PLYMOUTH — The city of Plymouth has a new ordinance for its sewer system, but two other ordinances will have to wait.
An ordinance for the city’s pretreatment sewer program was enacted after passing second and third reading by the Plymouth Common Council Monday. The ordinance brings the city in line with Environmental Protection Agency (EPA) and Indiana Department of Environmental Management standards for cities with pretreatment programs.
Plymouth Utilities Superintendent Donnie Davidson told the Council that the ordinance was “…mainly directed at industry…” but that there could be some crossover to some commercial customers as well. The act brings the city in sync with standard language used in EPA requirement guidelines and provides standard procedures to streamline paperwork and other compliance measures.
The act spells out what businesses in the city can do to economically control its sewer discharge.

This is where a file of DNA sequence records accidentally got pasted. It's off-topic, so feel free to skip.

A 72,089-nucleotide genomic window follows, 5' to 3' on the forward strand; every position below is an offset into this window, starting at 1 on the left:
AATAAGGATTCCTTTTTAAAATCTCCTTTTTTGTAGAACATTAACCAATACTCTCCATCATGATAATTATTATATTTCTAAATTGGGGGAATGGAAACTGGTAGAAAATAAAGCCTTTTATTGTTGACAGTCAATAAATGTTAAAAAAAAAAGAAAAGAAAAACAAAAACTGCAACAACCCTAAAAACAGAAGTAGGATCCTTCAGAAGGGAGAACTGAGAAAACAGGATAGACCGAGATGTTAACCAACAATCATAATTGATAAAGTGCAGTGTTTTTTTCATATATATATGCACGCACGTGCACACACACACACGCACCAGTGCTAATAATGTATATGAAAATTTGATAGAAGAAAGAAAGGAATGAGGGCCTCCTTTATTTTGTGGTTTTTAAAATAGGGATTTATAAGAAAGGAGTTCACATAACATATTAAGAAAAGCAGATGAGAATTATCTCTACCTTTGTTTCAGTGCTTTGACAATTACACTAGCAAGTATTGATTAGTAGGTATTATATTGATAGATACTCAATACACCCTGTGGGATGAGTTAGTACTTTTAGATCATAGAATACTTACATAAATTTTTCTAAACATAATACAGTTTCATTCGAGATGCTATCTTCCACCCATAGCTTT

An ordinance to amend the list of subjects that require building permits passed a second reading by the Council, but will have to wait for final passage. The ordinance would allow for special permits that would allow foundations to be laid while contractors awaited approval for permits on further construction.
Several councilmen had questions about the ordinance and voted to pass the measure on second reading, and wait for a third reading until Building Commissioner Keith Hammonds could be present to answer questions about the ordinance.
A second reading on an ordinance to outlaw dogs in Oakhill Cemetery was tabled to await input from Plymouth Mayor Mark Senter.
Senter was absent from the meeting, attending to arrangements for his father’s funeral in Indianapolis. Senter’s father Wayne, 85, of Speedway, Indiana passed away on Dec. 24.
In other action:
Councilman Chuck Ripley was named Council President Pro Tempore for the next year.
Mayor Senter will make appointments to the Board of Public Works and Safety upon his return from Indianapolis.